Better Luck Next Year: Dallas Stars edition

As NHL teams are officially eliminated from Stanley Cup contention, theScore NHL freelance writer Katie Brown looks back at the highs and lows of their seasons, along with the biggest questions ahead of 2018-19. The 13th edition focuses on the Dallas Stars.

The Good

Tyler Seguin, Jamie Benn, and Alexander Radulov. Seguin hit 40 goals for the first time in his career, while his 78 points were second best on the team. Benn finished off the season on a high note with two hat tricks and seven points in three games, narrowly edging out Seguin for the team lead with 79 points. And when the Stars signed Radulov, some weren't sure how things would pan out. But it's safe to say he put any doubts to rest by setting career highs in goals (27) and points (72).

Hitch’s milestone. Ken Hitchcock celebrated becoming the third-winningest coach of all time this season, passing Al Arbour and ultimately finishing the campaign with 823 career victories to date. He’s also the winningest coach in Stars history. Hitchcock was hired in April 2017 for his second stint with the team a few months after being fired as coach of the St. Louis Blues. He also got his start as an NHL head coach with the Stars back in 1996.

Top-10 defense. The Stars boasted the sixth-best defense in the NHL with 222 goals allowed, no doubt a product of Hitchcock's defensively minded system. Within that system, defenseman John Klingberg has thrived and improved in all areas of the ice. His 67 points were fourth most on the team and he was in the Norris Trophy conversation up until the team's late losing streak.

The Bad

That late-season losing skid. Any playoff hopes were extinguished in late March during a disastrous 0-4-2 road trip. The Stars then dropped their next two at home, and though they finished the season 4-2-0, it was too little, too late.

Injury trouble. Sidelined by an ankle injury for the majority of training camp, Martin Hanzal was later plagued by hand, back, and hip problems throughout the season and eventually had spinal fusion surgery in March. Marc Methot’s knee pain led to midseason surgery, and he spent the rest of his campaign playing catch-up while appearing in just 36 total contests. However, the one that hurt the Stars the most was probably goalie Ben Bishop's knee injury in March. Bishop sat out five games, got hurt again in his first game back, and then didn't play again for the rest of the season. Without Bishop, the Stars went 2-8-1 and any hopes of the playoffs were dashed.

Deadline inactivity. General manager Jim Nill's decision to not make any moves at the trade deadline might have ended up fine if Hanzal hadn’t been shut down for the season soon after. The Stars were 29th in goal-scoring following the deadline, and probably could have used a boost to aid their playoff push.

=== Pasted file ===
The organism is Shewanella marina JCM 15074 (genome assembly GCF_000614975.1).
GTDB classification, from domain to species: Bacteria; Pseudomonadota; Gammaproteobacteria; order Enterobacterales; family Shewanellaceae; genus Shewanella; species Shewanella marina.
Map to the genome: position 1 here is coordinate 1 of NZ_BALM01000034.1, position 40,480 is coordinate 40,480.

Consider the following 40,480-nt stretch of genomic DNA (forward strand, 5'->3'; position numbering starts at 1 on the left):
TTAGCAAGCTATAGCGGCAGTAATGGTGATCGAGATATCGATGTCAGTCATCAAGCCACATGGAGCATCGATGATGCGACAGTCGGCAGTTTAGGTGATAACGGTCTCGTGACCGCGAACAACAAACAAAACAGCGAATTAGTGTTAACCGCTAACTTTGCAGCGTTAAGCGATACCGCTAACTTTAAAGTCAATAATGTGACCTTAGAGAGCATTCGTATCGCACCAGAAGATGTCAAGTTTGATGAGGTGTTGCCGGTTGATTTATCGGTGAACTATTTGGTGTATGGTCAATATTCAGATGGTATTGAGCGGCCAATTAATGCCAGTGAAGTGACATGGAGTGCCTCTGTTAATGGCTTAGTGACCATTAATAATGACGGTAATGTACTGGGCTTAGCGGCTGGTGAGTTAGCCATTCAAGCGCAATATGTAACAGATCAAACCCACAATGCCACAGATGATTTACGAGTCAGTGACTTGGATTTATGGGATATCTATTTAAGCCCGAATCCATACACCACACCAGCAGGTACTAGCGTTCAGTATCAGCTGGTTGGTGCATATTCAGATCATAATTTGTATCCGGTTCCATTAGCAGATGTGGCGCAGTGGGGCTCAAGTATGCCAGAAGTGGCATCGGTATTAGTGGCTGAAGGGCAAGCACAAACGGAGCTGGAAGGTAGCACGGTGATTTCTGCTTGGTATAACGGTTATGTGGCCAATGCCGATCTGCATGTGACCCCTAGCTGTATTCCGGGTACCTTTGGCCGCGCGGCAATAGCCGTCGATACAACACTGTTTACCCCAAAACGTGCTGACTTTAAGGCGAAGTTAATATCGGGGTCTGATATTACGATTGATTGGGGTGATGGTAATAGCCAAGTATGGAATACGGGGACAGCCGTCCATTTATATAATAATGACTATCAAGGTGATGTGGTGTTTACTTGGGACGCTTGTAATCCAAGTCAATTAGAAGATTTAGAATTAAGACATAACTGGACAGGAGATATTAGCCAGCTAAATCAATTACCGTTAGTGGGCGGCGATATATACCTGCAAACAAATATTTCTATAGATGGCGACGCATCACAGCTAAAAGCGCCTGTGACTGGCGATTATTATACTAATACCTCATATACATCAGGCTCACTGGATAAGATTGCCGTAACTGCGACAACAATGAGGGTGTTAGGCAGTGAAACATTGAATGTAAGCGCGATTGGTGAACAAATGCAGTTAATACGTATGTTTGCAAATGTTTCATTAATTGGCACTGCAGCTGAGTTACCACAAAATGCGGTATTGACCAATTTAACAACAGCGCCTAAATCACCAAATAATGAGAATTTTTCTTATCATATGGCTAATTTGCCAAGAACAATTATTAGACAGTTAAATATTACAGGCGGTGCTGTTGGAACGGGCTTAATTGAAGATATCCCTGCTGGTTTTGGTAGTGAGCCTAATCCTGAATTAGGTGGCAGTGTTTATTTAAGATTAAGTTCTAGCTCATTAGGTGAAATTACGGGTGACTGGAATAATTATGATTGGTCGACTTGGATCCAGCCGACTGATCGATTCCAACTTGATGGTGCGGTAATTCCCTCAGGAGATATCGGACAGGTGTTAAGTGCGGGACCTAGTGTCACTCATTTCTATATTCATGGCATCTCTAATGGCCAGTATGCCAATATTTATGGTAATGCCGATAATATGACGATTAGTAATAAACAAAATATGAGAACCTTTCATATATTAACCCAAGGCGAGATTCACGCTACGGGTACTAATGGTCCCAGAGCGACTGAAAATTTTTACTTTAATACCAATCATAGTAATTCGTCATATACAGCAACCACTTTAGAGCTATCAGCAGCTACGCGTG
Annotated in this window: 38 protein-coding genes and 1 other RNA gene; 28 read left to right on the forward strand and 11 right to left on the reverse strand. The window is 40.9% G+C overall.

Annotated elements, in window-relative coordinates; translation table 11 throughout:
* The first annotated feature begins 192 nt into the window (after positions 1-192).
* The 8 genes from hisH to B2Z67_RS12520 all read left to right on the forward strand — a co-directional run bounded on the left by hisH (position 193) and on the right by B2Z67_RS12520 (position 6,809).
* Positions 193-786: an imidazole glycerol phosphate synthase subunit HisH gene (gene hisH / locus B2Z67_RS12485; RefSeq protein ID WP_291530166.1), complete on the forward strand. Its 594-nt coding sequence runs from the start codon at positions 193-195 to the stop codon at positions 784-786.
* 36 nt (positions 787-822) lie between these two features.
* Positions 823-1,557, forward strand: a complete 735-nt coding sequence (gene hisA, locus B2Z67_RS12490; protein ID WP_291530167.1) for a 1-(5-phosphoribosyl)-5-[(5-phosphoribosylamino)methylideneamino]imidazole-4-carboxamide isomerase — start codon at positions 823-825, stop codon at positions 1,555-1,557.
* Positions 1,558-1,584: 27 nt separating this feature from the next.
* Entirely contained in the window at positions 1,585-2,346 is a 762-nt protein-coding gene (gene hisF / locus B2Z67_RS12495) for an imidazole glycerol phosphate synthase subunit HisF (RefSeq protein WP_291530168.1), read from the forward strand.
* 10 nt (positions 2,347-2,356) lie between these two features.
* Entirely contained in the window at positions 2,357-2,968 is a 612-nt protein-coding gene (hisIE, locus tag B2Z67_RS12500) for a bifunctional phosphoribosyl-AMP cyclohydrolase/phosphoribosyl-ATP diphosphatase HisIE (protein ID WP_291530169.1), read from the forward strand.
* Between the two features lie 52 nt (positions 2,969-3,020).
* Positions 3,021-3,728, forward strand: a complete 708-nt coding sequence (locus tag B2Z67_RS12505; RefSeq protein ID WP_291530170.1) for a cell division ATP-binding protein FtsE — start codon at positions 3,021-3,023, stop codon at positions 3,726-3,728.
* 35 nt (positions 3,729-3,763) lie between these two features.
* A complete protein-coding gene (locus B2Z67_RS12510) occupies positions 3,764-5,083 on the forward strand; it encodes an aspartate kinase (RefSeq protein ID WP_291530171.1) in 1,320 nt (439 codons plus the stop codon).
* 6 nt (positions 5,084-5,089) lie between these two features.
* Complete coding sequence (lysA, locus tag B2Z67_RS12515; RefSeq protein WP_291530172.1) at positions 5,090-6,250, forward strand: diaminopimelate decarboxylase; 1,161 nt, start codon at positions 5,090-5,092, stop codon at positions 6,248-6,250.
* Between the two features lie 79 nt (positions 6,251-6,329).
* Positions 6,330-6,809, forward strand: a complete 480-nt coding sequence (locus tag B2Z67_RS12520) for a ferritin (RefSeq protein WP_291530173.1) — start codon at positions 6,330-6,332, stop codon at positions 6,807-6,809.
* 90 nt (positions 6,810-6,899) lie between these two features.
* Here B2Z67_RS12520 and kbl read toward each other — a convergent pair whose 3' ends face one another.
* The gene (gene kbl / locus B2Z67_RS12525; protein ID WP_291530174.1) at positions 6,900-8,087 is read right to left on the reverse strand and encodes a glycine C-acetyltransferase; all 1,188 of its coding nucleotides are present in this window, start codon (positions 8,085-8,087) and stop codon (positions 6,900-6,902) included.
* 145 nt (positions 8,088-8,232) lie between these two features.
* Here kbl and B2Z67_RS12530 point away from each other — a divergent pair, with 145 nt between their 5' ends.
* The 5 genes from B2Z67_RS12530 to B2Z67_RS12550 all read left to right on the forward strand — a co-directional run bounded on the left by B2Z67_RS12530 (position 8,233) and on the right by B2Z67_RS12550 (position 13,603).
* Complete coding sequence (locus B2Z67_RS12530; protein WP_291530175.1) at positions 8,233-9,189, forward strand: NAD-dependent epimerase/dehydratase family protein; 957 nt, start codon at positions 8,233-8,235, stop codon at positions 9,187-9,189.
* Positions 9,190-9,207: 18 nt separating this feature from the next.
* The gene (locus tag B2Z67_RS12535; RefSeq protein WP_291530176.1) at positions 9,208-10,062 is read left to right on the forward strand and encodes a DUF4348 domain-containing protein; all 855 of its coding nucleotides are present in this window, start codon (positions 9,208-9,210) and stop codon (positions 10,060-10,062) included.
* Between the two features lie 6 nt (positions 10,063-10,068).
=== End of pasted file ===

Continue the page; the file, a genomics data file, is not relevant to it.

What really needs to be fixed? This is not a team that's in need of a total rebuild. This season, it was less about the personnel and more about how those pieces worked together - sometimes very well and other times not well at all. Establishing an identity would go a long way for the Stars when the new season starts next fall.

Adding a backup goaltender should also be on the list, since Kari Lehtonen’s contract is up this summer and it's unlikely he’ll be back. It also might be prudent to look for a backup who could shoulder a starter's load if Bishop has injury trouble again. Meanwhile, Nill might look to part ways with Jason Spezza through either a buyout or a trade and pick up a No. 2 center via free agency.

What will Seguin’s next contract look like? Though Seguin's contract isn’t up until 2019-20, his next deal is a hot topic, as he's in a position to command a significant raise (think somewhere in the $10-million-per-year range). Right now, it seems Seguin is happy in Dallas and isn’t thinking of going anywhere else, but it certainly bears watching. The direction taken by the organization this summer might have an effect on his plans.

Does Hitchcock stay? The Stars' defense improved dramatically and Seguin's two-way game grew leaps and bounds under Hitchcock. But the inability to find offense is what doomed the Stars down the stretch. There's a clause in Hitchcock's contract that would allow him to move into an advisor's position at his discretion. Is that something management would consider?

(Photos courtesy: Getty Images)

Better Luck Next Year: Dallas Stars edition
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